When silent it’s a figure of 8: when played it symbolises infinity. It’s called a “tar”; it comes from the same family as the lute; and its double heart is linked to millions of others.
For euronews, Aurora Velez#! reports that, with its 11 strings, the Azeri tar’s musical range makes it the most popular instrument in the Caucasus. She learnt more about it from an Azeri specialist instrument-maker.
Mahir Valadov told her:We use three types of wood for the tar: walnut for the neck, and hazel for the pegs, mulberry for the body, which is coated in a material made from cows’ heart.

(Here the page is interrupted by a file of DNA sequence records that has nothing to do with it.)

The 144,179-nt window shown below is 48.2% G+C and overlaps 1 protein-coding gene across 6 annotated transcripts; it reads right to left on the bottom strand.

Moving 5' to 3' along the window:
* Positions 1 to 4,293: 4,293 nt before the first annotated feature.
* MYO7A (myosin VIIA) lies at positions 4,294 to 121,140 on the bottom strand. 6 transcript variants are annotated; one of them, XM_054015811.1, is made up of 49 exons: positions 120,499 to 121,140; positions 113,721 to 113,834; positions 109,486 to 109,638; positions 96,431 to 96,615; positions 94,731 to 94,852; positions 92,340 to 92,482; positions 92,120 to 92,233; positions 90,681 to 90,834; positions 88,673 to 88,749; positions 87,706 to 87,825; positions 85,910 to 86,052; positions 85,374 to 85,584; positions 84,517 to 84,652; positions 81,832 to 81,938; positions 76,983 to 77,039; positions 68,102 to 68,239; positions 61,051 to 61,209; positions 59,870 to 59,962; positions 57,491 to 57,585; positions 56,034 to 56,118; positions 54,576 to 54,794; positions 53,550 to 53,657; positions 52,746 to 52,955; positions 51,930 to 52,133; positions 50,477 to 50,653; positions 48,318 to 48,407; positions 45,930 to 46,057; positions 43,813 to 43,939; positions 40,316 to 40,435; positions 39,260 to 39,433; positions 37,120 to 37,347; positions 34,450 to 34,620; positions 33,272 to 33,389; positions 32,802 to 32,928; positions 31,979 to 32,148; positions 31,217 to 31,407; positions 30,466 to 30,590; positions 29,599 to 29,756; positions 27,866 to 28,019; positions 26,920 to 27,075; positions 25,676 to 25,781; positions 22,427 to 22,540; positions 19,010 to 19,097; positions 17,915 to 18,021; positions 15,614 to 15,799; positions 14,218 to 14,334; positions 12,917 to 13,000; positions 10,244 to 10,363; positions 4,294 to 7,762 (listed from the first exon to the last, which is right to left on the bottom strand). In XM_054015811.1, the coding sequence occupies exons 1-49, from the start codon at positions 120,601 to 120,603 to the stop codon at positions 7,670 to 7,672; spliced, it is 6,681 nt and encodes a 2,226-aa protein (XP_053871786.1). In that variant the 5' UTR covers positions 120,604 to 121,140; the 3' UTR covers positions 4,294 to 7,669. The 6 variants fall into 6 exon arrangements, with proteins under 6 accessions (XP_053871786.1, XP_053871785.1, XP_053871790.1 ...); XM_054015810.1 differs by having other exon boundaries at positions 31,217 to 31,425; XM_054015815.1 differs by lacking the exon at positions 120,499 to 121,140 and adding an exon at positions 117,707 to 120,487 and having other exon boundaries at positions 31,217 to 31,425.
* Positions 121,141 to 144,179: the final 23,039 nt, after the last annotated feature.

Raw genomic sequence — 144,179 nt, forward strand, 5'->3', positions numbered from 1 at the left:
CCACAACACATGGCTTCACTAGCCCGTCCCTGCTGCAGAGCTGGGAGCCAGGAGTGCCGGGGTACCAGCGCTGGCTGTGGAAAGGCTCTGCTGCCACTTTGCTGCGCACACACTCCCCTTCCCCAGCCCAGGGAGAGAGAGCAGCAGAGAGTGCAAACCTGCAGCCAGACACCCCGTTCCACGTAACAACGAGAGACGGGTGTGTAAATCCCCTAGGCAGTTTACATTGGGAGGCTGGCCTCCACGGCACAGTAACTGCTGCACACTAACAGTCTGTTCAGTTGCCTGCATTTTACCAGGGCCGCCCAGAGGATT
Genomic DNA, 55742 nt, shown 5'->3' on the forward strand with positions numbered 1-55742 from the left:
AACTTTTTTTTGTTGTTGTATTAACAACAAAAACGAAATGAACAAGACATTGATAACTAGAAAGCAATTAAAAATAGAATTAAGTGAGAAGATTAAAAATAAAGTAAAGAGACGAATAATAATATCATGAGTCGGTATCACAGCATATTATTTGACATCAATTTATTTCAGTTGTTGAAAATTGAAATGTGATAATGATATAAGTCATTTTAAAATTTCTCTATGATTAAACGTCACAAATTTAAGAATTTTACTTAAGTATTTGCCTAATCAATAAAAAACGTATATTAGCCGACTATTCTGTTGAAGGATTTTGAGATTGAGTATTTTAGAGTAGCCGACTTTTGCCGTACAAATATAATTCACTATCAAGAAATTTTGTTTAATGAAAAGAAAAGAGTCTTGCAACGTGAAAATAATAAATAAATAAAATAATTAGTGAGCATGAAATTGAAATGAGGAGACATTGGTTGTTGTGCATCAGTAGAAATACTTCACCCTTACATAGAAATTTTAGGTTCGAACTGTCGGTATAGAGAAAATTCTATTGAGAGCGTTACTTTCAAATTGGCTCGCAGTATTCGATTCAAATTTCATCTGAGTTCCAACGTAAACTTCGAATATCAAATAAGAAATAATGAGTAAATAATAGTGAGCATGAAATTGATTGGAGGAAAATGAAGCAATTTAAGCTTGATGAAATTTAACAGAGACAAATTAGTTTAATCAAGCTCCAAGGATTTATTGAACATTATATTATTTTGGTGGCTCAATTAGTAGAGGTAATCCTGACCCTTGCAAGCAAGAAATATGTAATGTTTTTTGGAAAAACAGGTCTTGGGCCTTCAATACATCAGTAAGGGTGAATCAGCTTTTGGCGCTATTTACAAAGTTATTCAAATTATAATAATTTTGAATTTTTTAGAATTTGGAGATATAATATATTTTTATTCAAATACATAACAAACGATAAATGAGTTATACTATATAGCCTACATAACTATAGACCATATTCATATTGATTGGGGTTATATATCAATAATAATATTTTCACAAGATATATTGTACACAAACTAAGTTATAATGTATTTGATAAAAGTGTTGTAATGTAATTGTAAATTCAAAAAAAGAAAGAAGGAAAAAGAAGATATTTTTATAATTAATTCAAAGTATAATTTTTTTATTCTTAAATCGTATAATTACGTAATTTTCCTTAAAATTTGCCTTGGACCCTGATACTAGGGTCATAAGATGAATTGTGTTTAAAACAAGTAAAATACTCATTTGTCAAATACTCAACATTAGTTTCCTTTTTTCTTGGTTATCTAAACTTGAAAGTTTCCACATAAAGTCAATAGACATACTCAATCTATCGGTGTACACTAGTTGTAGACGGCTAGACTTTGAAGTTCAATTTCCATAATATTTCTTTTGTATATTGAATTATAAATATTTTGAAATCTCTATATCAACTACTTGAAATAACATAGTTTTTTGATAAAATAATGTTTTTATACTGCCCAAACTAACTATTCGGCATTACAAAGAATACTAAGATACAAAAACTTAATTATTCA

Tars are made solely by hand, using specific techniques, often passed down through generations of the same families.
Formerly they had just five or six strings: by the nineteenth century they had 11.
Five years’ ago, the art of making and playing the tar was added to UNESCO’s representative list of the intangible cultural heritage of humanity